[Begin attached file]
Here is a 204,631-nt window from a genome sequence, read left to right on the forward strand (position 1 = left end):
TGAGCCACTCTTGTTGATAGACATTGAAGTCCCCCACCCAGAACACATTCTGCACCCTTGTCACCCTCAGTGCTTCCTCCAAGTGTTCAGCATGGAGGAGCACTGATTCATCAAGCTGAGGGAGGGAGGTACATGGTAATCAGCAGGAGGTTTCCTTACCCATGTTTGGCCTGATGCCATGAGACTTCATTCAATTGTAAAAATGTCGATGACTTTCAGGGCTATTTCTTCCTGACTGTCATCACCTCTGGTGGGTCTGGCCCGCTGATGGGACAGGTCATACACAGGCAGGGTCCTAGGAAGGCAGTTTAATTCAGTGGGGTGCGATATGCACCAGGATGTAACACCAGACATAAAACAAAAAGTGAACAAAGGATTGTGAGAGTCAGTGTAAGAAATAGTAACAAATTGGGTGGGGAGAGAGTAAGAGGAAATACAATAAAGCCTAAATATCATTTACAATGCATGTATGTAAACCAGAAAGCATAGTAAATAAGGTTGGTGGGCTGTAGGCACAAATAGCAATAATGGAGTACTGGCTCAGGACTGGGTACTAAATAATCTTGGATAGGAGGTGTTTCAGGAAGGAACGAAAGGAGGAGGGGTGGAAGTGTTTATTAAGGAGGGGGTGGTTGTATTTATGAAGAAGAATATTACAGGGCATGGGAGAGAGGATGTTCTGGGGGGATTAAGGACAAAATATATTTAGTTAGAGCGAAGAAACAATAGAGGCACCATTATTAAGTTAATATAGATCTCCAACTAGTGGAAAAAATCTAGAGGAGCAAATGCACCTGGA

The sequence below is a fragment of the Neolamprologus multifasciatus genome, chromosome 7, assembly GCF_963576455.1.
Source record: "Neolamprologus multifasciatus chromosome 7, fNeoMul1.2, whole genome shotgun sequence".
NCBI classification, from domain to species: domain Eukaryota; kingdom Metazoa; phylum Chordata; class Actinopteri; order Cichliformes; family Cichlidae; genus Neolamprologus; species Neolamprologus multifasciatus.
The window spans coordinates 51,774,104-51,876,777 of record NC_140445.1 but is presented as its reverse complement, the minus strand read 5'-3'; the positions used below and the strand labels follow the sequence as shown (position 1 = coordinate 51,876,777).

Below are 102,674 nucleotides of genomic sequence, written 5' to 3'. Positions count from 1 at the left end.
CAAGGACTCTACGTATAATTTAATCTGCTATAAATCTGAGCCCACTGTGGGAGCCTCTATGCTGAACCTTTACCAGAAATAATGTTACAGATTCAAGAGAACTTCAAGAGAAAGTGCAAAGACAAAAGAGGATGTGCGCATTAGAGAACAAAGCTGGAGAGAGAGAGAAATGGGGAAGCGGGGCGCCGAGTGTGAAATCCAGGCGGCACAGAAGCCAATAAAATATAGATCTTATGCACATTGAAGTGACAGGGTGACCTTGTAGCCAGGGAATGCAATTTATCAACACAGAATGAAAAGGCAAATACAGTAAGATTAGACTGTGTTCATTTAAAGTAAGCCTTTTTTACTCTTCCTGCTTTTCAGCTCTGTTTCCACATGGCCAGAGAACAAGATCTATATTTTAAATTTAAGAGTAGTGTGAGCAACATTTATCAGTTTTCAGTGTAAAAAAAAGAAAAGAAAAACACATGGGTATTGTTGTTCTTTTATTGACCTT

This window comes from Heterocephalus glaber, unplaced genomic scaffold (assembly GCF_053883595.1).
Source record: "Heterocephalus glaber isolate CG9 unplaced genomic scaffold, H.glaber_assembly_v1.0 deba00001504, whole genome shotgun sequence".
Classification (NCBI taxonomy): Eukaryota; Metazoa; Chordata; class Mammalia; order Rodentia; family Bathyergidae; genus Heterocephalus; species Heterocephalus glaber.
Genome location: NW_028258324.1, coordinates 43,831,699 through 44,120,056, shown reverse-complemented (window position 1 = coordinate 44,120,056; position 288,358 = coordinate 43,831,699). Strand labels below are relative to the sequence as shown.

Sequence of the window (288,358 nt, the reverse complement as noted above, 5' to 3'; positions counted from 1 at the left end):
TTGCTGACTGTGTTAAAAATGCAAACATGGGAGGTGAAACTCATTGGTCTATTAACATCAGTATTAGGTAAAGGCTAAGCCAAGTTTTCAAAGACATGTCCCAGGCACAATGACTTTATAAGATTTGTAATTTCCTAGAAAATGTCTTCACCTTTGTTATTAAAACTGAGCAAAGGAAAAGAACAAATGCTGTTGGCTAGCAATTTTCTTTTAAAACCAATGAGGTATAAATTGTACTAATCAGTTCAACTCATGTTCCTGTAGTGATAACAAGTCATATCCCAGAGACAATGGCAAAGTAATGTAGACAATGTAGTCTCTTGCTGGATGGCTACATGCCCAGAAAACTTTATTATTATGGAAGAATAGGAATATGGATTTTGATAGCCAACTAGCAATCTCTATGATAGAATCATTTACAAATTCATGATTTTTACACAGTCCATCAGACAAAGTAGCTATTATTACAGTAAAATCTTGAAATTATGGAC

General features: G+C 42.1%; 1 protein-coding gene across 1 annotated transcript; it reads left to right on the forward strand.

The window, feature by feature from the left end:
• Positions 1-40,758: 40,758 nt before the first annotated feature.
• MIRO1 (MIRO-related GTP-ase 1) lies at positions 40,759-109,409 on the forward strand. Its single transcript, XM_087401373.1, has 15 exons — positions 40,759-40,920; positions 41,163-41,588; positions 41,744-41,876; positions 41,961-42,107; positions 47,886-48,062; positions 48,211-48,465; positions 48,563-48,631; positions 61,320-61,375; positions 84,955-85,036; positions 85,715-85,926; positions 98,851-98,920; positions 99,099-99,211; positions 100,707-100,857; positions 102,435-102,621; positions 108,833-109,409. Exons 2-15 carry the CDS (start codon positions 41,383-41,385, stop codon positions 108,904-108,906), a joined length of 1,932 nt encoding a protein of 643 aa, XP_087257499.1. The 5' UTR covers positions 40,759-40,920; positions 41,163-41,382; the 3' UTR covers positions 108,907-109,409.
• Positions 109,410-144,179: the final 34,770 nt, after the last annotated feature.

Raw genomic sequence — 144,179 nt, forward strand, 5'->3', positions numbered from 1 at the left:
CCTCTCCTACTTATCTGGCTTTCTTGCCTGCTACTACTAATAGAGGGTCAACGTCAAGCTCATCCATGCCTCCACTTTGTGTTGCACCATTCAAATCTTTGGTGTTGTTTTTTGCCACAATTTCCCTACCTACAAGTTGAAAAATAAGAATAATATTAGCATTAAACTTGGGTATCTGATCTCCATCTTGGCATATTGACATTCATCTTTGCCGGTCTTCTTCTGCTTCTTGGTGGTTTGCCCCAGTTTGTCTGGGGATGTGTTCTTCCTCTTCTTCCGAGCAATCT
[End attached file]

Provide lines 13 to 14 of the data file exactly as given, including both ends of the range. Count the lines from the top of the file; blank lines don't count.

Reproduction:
Sequence of the window (288,358 nt, the reverse complement as noted above, 5' to 3'; positions counted from 1 at the left end):
TTGCTGACTGTGTTAAAAATGCAAACATGGGAGGTGAAACTCATTGGTCTATTAACATCAGTATTAGGTAAAGGCTAAGCCAAGTTTTCAAAGACATGTCCCAGGCACAATGACTTTATAAGATTTGTAATTTCCTAGAAAATGTCTTCACCTTTGTTATTAAAACTGAGCAAAGGAAAAGAACAAATGCTGTTGGCTAGCAATTTTCTTTTAAAACCAATGAGGTATAAATTGTACTAATCAGTTCAACTCATGTTCCTGTAGTGATAACAAGTCATATCCCAGAGACAATGGCAAAGTAATGTAGACAATGTAGTCTCTTGCTGGATGGCTACATGCCCAGAAAACTTTATTATTATGGAAGAATAGGAATATGGATTTTGATAGCCAACTAGCAATCTCTATGATAGAATCATTTACAAATTCATGATTTTTACACAGTCCATCAGACAAAGTAGCTATTATTACAGTAAAATCTTGAAATTATGGAC